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Lear’s seating segment will benefit from Eagle Ottawa acquisition

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Steady demand for leather in vehicles is likely to continue

Typically, automakers source leather directly due to the role leather plays in differentiating a brand in the minds of consumers. Also, since premium vehicles often utilize leather, supplying it to automakers is a high margin business.

In part five of this series we saw that with the recovery from the downturn, demand for larger vehicles such as SUVs and luxury cars has picked up. As a result, Eagle Ottawa’s revenues have been on a four-year growth trajectory, increasing at a CAGR (compound annual growth rate) of 24% from 2011 to 2014, compared to industry production growth of 5% in the same period. According to JD Power’s estimates, leather content in vehicles is likely to remain in high demand in the medium term.

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 The acquisition strengthens Lear’s seating business

Acquiring Eagle Ottawa not only helps Lear in terms of generating incremental sales, it also puts downward pressure on certain production costs and is set to improve the company’s margin profile by 20 bps (or basis points), as consumers are willing to pay extra for high quality, value-added products. Cost and margin benefits will likely result from the complementary and synergistic relationship Eagle Ottawa has with Lear’s seating segment.

Eagle Ottawa’s business complements Lear’s fabric and cut-and-sew offerings by providing unique styling options without any compromise to quality and craftsmanship. Together with Lear’s acquisition of Guilford back in 2012, the company stands to strengthen its position as the industry leader in luxury and performance seating.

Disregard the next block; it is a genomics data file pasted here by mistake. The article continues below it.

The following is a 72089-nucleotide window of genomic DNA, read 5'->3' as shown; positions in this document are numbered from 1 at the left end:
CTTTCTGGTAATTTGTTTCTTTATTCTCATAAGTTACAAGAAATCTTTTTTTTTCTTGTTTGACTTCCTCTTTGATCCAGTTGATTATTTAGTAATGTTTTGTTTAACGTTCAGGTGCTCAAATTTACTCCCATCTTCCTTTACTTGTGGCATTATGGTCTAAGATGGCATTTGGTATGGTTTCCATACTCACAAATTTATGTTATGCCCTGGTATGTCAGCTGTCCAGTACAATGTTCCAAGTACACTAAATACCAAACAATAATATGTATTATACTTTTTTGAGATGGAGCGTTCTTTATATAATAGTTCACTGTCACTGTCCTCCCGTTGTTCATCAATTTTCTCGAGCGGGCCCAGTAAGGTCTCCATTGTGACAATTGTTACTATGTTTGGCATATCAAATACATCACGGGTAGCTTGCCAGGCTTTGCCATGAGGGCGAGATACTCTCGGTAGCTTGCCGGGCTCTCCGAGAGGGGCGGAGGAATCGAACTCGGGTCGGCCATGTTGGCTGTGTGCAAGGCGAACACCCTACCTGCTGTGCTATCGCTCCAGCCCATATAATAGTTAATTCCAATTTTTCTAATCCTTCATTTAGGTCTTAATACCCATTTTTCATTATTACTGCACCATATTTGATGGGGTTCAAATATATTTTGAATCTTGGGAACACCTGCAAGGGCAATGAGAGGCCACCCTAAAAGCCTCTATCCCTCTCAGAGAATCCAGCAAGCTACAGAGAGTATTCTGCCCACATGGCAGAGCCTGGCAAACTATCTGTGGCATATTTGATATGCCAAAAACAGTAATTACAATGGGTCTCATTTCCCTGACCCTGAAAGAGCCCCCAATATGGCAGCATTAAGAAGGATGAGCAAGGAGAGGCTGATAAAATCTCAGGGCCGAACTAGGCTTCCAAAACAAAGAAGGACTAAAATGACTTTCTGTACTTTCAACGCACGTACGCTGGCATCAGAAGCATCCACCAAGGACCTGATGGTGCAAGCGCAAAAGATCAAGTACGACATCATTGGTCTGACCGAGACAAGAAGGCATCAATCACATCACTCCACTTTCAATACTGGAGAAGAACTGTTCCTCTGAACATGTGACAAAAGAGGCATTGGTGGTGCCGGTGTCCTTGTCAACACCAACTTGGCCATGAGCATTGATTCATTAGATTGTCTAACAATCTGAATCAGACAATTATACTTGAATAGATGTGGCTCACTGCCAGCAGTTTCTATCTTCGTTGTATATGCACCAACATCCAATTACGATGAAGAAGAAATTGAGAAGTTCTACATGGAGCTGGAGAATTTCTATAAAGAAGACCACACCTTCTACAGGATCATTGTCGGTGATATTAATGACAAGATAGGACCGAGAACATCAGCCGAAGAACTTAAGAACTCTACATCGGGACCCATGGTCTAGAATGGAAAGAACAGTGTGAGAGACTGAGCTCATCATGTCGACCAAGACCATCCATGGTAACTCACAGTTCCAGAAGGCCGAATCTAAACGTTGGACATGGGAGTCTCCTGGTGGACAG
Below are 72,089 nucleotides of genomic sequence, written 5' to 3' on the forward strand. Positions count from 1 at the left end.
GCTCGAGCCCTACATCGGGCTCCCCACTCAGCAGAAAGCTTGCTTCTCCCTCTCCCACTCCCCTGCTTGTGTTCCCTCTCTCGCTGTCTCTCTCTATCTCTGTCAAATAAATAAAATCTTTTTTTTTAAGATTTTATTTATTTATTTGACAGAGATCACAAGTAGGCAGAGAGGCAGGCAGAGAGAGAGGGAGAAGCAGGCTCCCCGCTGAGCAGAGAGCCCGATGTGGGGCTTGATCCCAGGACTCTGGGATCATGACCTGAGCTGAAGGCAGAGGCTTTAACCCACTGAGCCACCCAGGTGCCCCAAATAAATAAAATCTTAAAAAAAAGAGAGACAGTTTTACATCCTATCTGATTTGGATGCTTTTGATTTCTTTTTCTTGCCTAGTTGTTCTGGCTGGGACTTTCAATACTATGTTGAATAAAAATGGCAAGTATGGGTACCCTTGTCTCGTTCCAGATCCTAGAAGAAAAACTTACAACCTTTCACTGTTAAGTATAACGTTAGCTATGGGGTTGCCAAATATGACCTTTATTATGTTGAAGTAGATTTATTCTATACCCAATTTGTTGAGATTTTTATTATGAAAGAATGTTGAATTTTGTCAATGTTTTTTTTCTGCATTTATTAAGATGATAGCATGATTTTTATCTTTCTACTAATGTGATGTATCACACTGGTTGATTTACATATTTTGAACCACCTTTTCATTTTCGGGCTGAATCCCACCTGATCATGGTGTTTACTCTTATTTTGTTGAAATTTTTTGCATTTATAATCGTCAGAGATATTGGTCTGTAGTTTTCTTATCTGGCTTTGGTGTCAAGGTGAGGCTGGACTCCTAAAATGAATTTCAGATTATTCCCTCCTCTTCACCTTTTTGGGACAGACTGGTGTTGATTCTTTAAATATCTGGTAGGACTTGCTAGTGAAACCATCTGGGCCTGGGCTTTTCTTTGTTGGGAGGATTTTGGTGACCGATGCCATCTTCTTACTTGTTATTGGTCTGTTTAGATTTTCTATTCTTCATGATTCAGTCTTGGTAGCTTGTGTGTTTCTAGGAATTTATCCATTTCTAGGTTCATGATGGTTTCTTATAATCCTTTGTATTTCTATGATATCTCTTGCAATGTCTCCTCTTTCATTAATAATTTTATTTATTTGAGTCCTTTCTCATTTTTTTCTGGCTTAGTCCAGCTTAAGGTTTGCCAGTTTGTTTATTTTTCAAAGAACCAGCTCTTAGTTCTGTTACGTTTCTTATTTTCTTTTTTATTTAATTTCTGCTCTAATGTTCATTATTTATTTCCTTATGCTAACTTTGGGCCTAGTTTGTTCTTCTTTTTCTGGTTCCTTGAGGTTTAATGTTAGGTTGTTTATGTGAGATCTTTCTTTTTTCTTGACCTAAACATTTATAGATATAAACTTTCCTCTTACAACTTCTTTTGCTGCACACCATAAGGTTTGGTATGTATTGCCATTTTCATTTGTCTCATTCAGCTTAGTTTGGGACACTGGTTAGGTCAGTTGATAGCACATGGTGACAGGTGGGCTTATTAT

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Transaction details and impact on Lear’s financials

Lear completed the Eagle Ottawa acquisition on January 5, 2015, in an all-cash transaction worth $850 million or ~6.0x Eagle Ottawa’s leading EV/EBITDA multiple, excluding synergies. Lear funded the deal through borrowing $500 million in term loan and issuing $650 million in senior unsecured notes. The increased debt level did not damage Lear’s leverage profile, which remained below the target 1.5x EBITDA.

Lear expects the deal to be accretive by ~5% to EPS, excluding synergies. Within the next two fiscal years, Lear expects to realize ~$20 million of annual operating synergies, excluding incremental sales opportunities.

Lear (LEA) has an allocation of 1.40% in the First Trust Consumer Discretionary Alpha Fund ETF (FXD) and a 0.30% portfolio weight in the Vanguard Consumer Discretionary ETF (VCR). The VCR ETF also has an allocation of 1.92%, 1.53%, and 1.10% in Ford Motor (F), General Motors (GM), and Johnson Controls (JCI), respectively.

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